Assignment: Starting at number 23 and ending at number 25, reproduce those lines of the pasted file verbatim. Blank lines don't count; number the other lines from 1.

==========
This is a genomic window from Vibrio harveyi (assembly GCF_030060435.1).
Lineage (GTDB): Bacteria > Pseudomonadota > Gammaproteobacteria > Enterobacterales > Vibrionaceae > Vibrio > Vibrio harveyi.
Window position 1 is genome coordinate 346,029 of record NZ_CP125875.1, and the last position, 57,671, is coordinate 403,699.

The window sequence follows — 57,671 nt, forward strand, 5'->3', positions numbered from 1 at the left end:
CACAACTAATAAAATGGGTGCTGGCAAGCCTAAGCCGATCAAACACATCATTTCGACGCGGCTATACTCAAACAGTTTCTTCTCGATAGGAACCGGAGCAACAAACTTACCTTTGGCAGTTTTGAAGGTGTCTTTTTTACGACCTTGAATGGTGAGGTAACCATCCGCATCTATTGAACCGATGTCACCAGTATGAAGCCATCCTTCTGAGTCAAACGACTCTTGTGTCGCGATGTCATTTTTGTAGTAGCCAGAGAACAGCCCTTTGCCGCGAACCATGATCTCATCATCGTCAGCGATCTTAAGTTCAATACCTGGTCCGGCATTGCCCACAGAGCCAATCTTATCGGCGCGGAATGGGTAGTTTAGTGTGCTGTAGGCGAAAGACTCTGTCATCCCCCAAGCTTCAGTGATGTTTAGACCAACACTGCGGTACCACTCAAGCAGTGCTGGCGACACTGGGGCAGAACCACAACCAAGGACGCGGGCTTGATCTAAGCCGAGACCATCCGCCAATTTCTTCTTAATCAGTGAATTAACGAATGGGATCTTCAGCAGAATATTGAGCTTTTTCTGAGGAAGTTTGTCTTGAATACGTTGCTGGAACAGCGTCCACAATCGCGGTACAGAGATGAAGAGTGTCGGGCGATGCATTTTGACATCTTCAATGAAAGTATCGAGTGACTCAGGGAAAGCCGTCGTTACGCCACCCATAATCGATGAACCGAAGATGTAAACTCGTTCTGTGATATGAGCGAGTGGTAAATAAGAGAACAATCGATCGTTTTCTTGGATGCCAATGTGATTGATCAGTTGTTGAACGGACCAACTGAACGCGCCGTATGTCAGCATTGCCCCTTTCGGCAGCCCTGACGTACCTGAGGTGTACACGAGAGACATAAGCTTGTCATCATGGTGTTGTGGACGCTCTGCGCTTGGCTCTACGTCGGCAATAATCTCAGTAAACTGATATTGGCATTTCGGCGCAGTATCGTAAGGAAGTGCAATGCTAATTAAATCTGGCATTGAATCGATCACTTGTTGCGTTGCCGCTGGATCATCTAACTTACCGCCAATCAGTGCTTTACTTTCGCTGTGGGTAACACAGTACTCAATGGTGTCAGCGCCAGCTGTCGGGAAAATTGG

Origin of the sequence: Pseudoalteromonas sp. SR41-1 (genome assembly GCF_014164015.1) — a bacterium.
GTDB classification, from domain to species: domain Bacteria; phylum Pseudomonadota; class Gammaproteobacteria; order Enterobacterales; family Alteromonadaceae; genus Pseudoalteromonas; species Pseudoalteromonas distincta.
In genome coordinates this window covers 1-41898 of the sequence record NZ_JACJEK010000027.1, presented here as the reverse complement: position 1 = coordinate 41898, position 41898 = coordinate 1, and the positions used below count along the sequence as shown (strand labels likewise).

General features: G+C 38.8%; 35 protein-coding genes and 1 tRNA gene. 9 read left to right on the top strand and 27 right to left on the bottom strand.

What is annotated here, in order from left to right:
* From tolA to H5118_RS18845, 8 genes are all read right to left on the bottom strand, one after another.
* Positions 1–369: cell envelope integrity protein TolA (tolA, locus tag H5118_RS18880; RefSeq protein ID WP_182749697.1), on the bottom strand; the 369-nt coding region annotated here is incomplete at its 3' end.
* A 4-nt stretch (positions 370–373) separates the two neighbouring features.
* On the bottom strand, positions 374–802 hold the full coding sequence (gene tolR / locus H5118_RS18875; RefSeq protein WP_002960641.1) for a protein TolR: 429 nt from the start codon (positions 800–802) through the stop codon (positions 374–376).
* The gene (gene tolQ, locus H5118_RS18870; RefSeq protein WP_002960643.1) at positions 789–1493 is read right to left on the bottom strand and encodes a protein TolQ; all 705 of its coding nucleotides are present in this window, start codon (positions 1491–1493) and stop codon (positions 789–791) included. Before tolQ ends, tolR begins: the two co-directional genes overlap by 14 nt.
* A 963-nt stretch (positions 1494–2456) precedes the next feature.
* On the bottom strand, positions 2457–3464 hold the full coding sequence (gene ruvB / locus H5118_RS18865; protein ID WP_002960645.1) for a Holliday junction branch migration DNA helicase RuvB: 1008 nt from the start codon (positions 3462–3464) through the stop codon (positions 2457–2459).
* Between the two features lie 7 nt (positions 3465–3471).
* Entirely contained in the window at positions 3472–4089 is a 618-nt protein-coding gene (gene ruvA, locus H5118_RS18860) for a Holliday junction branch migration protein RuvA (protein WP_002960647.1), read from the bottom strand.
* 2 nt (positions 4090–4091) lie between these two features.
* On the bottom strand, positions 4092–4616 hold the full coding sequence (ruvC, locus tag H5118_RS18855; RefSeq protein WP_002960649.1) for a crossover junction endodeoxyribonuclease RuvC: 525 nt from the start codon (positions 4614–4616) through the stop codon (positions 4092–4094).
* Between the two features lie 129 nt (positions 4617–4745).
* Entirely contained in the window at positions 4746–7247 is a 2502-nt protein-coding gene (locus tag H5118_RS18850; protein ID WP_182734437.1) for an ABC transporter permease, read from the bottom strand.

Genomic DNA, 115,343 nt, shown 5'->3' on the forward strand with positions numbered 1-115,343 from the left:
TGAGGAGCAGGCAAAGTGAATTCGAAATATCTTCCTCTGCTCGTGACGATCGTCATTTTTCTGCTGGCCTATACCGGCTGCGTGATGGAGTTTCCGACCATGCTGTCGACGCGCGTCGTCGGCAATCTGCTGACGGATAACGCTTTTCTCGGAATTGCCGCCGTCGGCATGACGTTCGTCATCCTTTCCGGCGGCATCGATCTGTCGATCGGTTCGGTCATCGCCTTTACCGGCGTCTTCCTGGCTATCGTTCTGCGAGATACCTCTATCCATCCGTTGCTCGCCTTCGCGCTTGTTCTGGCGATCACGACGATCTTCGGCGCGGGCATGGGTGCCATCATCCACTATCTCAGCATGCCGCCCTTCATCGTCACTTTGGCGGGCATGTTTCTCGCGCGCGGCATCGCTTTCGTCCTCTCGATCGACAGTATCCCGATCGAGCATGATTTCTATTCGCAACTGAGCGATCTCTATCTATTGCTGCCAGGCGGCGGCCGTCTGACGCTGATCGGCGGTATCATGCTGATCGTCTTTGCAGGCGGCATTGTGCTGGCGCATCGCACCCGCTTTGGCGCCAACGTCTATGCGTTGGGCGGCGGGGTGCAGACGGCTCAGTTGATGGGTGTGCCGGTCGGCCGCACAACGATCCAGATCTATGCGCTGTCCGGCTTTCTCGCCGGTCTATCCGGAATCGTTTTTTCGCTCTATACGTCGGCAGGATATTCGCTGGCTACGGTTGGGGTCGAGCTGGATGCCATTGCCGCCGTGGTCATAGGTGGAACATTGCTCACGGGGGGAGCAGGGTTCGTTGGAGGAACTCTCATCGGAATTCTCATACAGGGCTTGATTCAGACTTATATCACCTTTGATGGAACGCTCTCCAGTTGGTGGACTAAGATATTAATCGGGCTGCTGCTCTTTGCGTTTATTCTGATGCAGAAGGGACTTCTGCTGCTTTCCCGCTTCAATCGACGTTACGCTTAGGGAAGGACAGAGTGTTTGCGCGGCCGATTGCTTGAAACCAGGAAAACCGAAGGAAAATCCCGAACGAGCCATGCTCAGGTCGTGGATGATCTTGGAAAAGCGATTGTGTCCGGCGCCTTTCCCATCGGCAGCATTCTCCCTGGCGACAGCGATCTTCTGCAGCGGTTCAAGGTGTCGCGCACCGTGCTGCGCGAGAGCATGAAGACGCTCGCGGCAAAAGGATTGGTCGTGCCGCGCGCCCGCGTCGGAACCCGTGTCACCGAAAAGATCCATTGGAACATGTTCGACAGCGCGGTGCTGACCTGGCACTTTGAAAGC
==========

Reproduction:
* Entirely contained in the window at positions 4746–7247 is a 2502-nt protein-coding gene (locus tag H5118_RS18850; protein ID WP_182734437.1) for an ABC transporter permease, read from the bottom strand.

Genomic DNA, 115,343 nt, shown 5'->3' on the forward strand with positions numbered 1-115,343 from the left:
TGAGGAGCAGGCAAAGTGAATTCGAAATATCTTCCTCTGCTCGTGACGATCGTCATTTTTCTGCTGGCCTATACCGGCTGCGTGATGGAGTTTCCGACCATGCTGTCGACGCGCGTCGTCGGCAATCTGCTGACGGATAACGCTTTTCTCGGAATTGCCGCCGTCGGCATGACGTTCGTCATCCTTTCCGGCGGCATCGATCTGTCGATCGGTTCGGTCATCGCCTTTACCGGCGTCTTCCTGGCTATCGTTCTGCGAGATACCTCTATCCATCCGTTGCTCGCCTTCGCGCTTGTTCTGGCGATCACGACGATCTTCGGCGCGGGCATGGGTGCCATCATCCACTATCTCAGCATGCCGCCCTTCATCGTCACTTTGGCGGGCATGTTTCTCGCGCGCGGCATCGCTTTCGTCCTCTCGATCGACAGTATCCCGATCGAGCATGATTTCTATTCGCAACTGAGCGATCTCTATCTATTGCTGCCAGGCGGCGGCCGTCTGACGCTGATCGGCGGTATCATGCTGATCGTCTTTGCAGGCGGCATTGTGCTGGCGCATCGCACCCGCTTTGGCGCCAACGTCTATGCGTTGGGCGGCGGGGTGCAGACGGCTCAGTTGATGGGTGTGCCGGTCGGCCGCACAACGATCCAGATCTATGCGCTGTCCGGCTTTCTCGCCGGTCTATCCGGAATCGTTTTTTCGCTCTATACGTCGGCAGGATATTCGCTGGCTACGGTTGGGGTCGAGCTGGATGCCATTGCCGCCGTGGTCATAGGTGGAACATTGCTCACGGGGGGAGCAGGGTTCGTTGGAGGAACTCTCATCGGAATTCTCATACAGGGCTTGATTCAGACTTATATCACCTTTGATGGAACGCTCTCCAGTTGGTGGACTAAGATATTAATCGGGCTGCTGCTCTTTGCGTTTATTCTGATGCAGAAGGGACTTCTGCTGCTTTCCCGCTTCAATCGACGTTACGCTTAGGGAAGGACAGAGTGTTTGCGCGGCCGATTGCTTGAAACCAGGAAAACCGAAGGAAAATCCCGAACGAGCCATGCTCAGGTCGTGGATGATCTTGGAAAAGCGATTGTGTCCGGCGCCTTTCCCATCGGCAGCATTCTCCCTGGCGACAGCGATCTTCTGCAGCGGTTCAAGGTGTCGCGCACCGTGCTGCGCGAGAGCATGAAGACGCTCGCGGCAAAAGGATTGGTCGTGCCGCGCGCCCGCGTCGGAACCCGTGTCACCGAAAAGATCCATTGGAACATGTTCGACAGCGCGGTGCTGACCTGGCACTTTGAAAGC